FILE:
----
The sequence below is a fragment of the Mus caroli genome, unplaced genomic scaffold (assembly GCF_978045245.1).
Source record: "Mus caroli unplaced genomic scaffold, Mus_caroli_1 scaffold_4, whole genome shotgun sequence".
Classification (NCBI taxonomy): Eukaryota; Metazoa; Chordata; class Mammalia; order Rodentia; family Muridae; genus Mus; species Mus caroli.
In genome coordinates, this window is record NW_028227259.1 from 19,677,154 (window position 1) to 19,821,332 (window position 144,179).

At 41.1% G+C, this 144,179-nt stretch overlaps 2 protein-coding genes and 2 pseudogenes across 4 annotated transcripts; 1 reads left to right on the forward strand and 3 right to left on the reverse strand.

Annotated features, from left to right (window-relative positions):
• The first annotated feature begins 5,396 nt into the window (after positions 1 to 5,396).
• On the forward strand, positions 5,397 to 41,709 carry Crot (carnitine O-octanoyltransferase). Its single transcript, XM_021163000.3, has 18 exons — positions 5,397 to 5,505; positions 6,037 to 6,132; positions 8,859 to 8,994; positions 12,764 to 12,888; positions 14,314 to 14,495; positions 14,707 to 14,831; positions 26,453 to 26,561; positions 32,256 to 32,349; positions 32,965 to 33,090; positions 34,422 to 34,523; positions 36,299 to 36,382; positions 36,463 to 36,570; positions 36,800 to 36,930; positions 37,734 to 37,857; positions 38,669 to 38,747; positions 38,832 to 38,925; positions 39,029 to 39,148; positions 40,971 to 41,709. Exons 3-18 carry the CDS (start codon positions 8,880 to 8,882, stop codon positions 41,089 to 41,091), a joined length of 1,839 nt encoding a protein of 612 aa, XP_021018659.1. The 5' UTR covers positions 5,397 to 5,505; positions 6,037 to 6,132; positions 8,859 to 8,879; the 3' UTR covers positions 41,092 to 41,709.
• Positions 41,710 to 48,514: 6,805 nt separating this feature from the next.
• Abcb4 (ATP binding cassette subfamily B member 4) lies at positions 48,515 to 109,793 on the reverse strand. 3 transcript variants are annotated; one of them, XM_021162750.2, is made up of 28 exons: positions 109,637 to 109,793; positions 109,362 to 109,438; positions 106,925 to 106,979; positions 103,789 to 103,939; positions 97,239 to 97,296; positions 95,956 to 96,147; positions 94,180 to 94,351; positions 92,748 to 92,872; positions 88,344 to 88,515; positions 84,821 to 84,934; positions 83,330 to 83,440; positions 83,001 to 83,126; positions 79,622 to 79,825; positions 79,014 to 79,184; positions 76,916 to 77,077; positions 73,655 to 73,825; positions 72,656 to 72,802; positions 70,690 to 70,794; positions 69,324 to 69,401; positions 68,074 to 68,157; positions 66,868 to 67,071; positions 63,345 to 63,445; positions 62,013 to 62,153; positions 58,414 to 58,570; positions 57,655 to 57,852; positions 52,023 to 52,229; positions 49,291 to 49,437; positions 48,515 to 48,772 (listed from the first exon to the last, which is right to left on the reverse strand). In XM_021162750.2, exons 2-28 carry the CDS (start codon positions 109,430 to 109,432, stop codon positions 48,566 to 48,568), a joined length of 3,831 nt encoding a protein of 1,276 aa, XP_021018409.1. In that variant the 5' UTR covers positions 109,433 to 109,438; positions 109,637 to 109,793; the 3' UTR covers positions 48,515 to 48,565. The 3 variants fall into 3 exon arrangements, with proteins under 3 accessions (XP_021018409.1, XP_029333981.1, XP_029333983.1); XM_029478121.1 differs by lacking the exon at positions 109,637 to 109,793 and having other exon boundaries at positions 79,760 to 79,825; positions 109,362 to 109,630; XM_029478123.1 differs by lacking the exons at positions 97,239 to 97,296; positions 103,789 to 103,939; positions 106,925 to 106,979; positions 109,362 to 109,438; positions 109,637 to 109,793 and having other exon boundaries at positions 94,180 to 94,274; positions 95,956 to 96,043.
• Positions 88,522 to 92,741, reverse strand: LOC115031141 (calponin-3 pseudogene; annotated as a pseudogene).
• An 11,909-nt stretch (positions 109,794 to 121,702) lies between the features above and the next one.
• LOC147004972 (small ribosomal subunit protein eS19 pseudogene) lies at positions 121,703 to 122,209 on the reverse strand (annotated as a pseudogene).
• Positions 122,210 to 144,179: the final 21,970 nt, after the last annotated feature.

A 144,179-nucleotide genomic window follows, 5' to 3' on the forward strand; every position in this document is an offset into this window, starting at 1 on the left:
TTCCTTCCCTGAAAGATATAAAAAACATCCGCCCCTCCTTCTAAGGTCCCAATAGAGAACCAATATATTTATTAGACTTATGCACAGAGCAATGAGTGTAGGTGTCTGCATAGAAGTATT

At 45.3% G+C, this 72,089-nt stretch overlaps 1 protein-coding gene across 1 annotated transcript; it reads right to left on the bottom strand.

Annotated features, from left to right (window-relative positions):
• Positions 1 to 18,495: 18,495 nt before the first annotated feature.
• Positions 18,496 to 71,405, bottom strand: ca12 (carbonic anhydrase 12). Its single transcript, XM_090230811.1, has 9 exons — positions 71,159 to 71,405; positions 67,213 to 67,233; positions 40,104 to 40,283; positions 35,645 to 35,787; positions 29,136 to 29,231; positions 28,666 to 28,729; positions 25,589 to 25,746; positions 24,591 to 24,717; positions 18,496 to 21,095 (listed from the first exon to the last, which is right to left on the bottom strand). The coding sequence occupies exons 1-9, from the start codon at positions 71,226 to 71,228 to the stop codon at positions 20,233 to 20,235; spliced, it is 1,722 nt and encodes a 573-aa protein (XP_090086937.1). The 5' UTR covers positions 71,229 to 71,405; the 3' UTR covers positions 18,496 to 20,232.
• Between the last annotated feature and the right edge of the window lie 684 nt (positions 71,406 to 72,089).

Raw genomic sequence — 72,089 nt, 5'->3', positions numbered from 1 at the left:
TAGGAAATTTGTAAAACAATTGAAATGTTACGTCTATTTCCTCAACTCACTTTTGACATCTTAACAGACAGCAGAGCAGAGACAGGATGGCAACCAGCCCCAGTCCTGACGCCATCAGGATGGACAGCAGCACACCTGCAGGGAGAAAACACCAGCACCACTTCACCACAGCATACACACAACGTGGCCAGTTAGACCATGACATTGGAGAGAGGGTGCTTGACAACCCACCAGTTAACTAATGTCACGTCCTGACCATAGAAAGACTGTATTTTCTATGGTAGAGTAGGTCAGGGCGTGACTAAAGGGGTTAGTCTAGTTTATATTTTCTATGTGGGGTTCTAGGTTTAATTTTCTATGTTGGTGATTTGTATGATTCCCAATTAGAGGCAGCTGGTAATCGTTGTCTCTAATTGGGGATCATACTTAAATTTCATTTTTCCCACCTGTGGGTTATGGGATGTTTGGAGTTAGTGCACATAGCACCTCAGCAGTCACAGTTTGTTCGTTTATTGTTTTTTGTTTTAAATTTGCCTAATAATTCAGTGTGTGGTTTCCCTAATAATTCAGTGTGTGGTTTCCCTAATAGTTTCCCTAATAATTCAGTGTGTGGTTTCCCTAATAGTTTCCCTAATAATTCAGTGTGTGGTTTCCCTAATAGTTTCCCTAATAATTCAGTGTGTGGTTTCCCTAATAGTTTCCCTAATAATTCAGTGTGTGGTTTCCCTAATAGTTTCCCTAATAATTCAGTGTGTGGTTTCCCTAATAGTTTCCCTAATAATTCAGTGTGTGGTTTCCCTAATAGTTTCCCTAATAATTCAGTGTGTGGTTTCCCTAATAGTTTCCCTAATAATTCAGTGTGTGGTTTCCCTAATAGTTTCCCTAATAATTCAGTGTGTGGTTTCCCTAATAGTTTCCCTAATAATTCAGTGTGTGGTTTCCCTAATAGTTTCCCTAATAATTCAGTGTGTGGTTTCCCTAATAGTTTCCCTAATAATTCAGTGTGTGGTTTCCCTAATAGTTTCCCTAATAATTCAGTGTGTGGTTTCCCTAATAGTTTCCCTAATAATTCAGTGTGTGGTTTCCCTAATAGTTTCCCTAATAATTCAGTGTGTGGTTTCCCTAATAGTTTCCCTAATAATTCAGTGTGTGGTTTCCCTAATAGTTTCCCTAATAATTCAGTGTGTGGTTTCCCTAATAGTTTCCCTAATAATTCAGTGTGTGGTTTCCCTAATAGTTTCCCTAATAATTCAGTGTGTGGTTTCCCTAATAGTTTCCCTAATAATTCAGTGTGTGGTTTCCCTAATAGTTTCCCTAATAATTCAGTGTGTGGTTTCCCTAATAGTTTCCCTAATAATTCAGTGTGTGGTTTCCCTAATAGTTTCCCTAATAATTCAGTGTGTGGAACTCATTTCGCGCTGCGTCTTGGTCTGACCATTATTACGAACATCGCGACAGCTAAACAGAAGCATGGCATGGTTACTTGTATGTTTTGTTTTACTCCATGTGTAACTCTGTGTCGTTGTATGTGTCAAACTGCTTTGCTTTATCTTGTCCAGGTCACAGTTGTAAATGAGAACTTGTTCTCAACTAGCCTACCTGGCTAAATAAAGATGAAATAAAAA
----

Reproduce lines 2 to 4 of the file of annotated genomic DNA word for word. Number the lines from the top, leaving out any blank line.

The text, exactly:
Source record: "Mus caroli unplaced genomic scaffold, Mus_caroli_1 scaffold_4, whole genome shotgun sequence".
Classification (NCBI taxonomy): Eukaryota; Metazoa; Chordata; class Mammalia; order Rodentia; family Muridae; genus Mus; species Mus caroli.
In genome coordinates, this window is record NW_028227259.1 from 19,677,154 (window position 1) to 19,821,332 (window position 144,179).